Apprenticeship in London and Borough TownsEdit This Page
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In London, where apprenticeship is concerned, things are seldom what they seem. You may find your ancestor calling himself "Citizen and Pavior" and think that he paved roads. You may turn to London Apprentices: Paviors' Company and find his apprenticeship, and think that he was indeed in that trade. You would probably be wrong, however, on both counts.
In London, in the majority of companies, the company name had very little if anything to do with the many different trades that its members followed. A Citizen and Pavior could just as well be a baker and, in that case, his apprenticeship, although recorded by the Paviors' Company, would be to learn the art of baking. The indenture itself (if it survives) would say, for instance, that the boy "doth put himself Apprentice to John Bloggs, Citizen and Pavior, of London, by Trade a Baker, and living in Saint Mary Axe, To learn his Art", i.e. the trade of baking.
Guilds and Companies
The old craft and trade guilds in the city originated from groups organised for religious and social purposes that, in the Middle Ages, "adopted" a number of key trades and eventually came to monopolise and regulate them. Nearly all the older guilds obtained royal charters granting incorporation, allowing them to have a common hall and to own land. Their ordinances or by-laws were recognised by the city authorities and allowed them to regulate apprenticeships, prices and wages, to set standards for products and to enforce those standards by carrying out searches for inferior goods, to settle disputes among their members and to maintain a trade monopoly.
However, with economic and social changes between the 16th and 18th centuries the majority of guilds or companies lost the links with the trades from which they took their names. However, the Watermen and Lightermen still control the apprenticeship of those working on the River Thames and, in more recent years, many companies have attempted to re-connect themselves with their original trades. They have retained an importance in the city because of their involvement in its government and their charitable work. The last "ancient" company was formed in 1709 but at least a further 25 have been founded since 1940. Many smaller ones disappeared or were amalgamated with others over the years.
Freedom of the Company
Full membership or "freedom" of a company could be obtained at any age in one of three ways:
- by "servitude" on the completion of a term of apprenticeship to a person who was already a freeman,
- by "patrimony" or right of birth (open to any legitimate child born after its father's or, since 1976, its mother's admission to freedom),
- or by "redemption" or purchase, i.e. on the payment of a fee.
Freedom of the City
In the early 14th century the acceptance of the companies into the administrative system of the city gave their freemen the right to obtain (on payment of fees) the Freedom of the City. It was this Freedom of the City as opposed to that merely of the company, that gave (in the words of Christopher Cooper writing in Archives, vol. 16 (1984) 323-53), "the exclusive right to trade by wholesale and retail within the city, immunity from tolls at markets and fairs throughout England, freedom from impressment into the armed forces, and the right to elect the city's aldermen and common councilmen". Since 1835 it has been possible to be free of the city (by redemption) without being free of any company, though some may join a company afterwards.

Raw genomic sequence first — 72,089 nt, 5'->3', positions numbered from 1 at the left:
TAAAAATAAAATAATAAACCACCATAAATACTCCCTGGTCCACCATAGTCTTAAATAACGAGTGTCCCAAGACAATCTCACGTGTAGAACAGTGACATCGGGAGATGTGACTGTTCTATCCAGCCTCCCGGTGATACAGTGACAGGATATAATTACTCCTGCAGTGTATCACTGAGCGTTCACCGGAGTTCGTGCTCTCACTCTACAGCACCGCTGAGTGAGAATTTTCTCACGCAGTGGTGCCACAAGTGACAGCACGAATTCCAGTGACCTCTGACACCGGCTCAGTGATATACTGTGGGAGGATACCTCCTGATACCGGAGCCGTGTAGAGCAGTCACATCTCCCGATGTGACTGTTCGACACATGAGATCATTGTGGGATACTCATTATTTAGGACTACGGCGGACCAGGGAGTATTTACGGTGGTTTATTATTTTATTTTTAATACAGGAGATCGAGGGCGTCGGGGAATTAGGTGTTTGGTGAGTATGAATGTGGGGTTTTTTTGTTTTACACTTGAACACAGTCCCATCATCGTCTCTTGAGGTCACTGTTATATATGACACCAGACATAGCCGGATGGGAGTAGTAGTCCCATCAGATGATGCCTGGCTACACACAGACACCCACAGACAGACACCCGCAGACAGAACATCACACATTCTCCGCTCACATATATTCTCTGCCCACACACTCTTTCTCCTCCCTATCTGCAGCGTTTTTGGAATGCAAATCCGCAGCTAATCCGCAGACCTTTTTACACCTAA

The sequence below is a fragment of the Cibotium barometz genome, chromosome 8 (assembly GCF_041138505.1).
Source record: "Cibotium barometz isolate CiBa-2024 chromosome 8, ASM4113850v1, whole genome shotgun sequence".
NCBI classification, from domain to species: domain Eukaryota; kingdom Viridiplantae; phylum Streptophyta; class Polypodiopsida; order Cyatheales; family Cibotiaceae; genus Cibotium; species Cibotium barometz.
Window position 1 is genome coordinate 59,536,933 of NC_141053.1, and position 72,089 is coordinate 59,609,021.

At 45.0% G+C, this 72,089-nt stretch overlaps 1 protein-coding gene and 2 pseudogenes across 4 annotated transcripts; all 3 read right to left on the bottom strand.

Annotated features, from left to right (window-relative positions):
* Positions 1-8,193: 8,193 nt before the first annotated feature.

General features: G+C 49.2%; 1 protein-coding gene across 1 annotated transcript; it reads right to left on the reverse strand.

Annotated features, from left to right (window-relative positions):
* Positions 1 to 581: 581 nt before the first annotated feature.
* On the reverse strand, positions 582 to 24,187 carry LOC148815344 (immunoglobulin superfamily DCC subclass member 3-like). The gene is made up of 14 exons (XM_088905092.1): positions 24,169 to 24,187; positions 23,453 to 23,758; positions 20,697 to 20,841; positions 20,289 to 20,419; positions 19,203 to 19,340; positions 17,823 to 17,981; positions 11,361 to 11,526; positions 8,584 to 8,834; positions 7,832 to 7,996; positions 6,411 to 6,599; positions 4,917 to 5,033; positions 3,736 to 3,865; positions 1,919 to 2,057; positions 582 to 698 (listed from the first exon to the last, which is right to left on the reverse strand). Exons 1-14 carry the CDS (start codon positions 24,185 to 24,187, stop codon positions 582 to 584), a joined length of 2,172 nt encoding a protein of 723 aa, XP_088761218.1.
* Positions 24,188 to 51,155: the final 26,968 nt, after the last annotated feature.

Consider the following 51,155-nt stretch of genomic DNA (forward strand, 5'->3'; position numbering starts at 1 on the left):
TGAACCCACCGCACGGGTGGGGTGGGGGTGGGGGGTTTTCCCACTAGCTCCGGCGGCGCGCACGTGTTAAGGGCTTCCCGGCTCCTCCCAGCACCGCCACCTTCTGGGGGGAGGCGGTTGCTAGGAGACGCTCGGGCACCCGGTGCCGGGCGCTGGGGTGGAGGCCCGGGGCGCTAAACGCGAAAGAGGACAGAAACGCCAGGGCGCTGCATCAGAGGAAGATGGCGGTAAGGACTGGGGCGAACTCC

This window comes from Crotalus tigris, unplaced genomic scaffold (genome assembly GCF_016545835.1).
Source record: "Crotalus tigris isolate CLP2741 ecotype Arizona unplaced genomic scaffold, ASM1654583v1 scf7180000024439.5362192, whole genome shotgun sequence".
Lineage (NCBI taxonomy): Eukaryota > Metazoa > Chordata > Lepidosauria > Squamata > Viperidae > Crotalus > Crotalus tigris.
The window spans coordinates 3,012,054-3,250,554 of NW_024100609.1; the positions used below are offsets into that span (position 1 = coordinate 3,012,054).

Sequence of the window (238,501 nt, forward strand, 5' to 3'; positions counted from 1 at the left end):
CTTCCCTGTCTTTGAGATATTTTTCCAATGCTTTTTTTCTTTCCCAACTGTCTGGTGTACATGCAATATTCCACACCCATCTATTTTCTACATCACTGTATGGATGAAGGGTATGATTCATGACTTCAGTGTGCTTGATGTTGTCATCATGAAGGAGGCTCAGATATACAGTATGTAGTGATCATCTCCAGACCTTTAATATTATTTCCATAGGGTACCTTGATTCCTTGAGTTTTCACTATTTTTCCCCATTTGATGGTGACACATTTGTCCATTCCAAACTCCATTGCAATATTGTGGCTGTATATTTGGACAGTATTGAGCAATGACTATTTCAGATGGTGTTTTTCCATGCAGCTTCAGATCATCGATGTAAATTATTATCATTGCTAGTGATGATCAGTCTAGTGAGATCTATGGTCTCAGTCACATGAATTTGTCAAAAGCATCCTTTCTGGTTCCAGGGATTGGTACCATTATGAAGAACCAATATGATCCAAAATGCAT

By ancient right, often confirmed by charter, a limited number of the senior members of the main companies, may wear a distinctive dress or livery. That number has been fixed by the Court of Aldermen since 1712. The liverymen of these "Livery Companies" elected the lord mayor, sheriffs and some other city officers, and, from 1725 until the reforms of 1832, they also elected a member to represent the city in Parliament. This division of company members into freemen (sometimes called yeomen or bachelors) and liverymen exists only in London. Today there are altogether about 22,500 liverymen entitled to vote at elections.
Weakening of orginal system
In theory no one could work in the city unless they were a member of one of the companies, but the rule came to be ignored in the 18th century and disappeared in the early 19th century, though it was not abolished until 1856. Even in the 16th and 17th centuries only about 75 per cent of adult male householders in the city were actually company freemen.
It is important to note that from early times the customs of the city allowed any freeman of a trading company to practise the trade of any other company, and that by means of patrimony and redemption anyone could join a company without having learned its trade or craft. A butcher, for instance, could be admitted to the Wheelwrights' Company by patrimony because his father had been a member there. He woud then call himself "Citizen and Wheelwright". His father may have purchased his freedom in that company, not because of its relevance for his trade, but because it was relatively cheap, there being considerable variation in the fees of the different companies. Since the late 18th century some freemen have, in fact, been members of several different companies.
This weakening became more noticeable in Elizabethan times and by 1624, for example, only five per cent of the members of the Drapers' Company were actually drapers. By the end of the 18th century the system had completely broked down. The Paviors' Company apprenticeship records, for instance, which often include the actual trades of the masters, show that in 1800 Isaac Farlow, in reality a lighterman, took as an apprentice the son of a waterman; in 1794 William Beswick, a grocer, took the son of a mariner; and in 1791 Thomas Tyle, who ran a child-bed linen warehouse, took the daughter of a Welsh rector as an apprentice. None of these people had any connection with paving roads.